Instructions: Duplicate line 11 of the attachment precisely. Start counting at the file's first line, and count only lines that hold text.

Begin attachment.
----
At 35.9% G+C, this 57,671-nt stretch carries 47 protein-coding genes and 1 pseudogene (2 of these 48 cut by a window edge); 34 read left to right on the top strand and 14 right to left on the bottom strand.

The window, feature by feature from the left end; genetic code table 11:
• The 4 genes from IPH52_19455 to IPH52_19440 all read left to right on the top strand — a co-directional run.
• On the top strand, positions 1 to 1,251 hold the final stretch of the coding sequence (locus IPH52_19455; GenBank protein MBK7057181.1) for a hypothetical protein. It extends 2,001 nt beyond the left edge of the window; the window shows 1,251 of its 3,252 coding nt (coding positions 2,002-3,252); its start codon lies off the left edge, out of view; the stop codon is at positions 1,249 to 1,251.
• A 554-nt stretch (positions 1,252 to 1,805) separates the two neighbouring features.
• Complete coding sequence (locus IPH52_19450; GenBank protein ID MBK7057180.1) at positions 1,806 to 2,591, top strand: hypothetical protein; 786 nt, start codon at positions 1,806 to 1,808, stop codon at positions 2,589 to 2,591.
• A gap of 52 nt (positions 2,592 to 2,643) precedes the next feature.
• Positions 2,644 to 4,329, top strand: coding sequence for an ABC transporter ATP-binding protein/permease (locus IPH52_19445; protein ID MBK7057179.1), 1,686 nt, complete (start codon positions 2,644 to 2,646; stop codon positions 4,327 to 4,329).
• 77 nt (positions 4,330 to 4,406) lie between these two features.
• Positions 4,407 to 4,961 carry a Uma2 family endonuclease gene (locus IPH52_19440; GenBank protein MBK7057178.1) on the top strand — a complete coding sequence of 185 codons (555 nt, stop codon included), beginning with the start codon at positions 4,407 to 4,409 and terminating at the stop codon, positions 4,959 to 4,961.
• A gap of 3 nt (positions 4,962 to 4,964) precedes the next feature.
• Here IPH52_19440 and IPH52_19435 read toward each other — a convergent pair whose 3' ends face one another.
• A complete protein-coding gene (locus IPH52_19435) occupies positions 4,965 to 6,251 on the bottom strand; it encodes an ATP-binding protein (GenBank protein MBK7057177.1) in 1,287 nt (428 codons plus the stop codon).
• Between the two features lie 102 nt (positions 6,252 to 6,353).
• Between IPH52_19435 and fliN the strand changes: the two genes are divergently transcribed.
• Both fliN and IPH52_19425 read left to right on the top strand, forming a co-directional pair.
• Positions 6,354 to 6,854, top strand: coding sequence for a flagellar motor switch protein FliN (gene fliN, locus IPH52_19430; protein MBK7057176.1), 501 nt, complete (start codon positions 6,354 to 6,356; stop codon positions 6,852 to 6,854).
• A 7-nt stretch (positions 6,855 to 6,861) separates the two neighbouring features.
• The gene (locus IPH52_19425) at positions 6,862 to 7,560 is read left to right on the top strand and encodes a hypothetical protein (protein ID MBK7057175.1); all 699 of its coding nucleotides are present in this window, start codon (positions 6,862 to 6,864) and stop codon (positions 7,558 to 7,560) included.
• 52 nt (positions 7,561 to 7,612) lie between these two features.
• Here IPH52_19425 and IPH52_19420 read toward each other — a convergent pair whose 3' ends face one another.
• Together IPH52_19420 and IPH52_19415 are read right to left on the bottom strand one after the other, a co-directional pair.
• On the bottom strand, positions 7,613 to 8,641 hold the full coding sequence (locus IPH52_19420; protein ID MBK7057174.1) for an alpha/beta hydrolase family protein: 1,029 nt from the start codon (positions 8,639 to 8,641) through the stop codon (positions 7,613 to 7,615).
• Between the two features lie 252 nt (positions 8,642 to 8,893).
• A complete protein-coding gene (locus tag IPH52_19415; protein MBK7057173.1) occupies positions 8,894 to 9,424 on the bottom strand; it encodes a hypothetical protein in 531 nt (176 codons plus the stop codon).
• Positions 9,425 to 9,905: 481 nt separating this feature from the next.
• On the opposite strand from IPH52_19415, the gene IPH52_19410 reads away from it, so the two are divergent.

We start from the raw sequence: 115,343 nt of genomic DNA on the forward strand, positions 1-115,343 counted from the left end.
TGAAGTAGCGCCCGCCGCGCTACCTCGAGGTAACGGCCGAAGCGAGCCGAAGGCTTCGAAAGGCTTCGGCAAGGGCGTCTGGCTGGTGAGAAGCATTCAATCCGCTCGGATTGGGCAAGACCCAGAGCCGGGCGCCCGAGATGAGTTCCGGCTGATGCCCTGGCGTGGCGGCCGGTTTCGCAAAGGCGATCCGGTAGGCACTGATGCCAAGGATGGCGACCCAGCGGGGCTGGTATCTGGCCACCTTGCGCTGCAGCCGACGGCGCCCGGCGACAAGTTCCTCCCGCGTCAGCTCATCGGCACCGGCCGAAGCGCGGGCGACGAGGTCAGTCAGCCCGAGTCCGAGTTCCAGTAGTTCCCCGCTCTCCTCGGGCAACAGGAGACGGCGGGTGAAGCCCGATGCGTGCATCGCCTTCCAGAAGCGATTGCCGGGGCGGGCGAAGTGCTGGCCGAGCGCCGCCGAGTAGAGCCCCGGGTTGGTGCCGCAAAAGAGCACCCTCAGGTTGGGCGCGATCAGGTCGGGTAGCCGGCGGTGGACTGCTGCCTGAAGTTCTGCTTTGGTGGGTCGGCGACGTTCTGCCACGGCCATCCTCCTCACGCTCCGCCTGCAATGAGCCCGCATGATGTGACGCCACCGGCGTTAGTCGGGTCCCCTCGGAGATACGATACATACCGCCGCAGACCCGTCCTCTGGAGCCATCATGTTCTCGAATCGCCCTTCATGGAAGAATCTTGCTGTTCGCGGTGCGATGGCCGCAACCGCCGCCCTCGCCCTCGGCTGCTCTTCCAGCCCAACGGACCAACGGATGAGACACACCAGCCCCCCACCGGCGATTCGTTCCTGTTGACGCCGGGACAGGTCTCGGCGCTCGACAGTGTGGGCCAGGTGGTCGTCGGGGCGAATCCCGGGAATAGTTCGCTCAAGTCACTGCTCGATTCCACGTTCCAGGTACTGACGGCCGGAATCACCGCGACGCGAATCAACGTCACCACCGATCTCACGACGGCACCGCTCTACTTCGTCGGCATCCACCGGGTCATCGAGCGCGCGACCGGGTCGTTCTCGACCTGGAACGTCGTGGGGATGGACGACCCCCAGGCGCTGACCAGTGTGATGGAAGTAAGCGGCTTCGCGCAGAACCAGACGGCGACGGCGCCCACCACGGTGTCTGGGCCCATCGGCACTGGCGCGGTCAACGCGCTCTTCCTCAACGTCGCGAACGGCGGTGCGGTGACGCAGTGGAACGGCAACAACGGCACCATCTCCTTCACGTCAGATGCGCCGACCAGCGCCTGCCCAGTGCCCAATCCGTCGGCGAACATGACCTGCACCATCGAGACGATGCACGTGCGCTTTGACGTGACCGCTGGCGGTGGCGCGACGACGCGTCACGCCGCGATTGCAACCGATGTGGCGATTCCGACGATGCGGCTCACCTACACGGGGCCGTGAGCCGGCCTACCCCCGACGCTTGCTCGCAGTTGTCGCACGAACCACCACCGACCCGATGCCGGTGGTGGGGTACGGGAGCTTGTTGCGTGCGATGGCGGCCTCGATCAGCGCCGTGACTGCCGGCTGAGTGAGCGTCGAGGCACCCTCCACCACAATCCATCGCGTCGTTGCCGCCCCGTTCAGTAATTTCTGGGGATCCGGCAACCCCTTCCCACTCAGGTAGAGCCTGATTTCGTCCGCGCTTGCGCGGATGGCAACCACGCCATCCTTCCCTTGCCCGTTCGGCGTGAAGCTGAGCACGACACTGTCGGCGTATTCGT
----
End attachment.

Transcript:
• A gap of 3 nt (positions 4,962 to 4,964) precedes the next feature.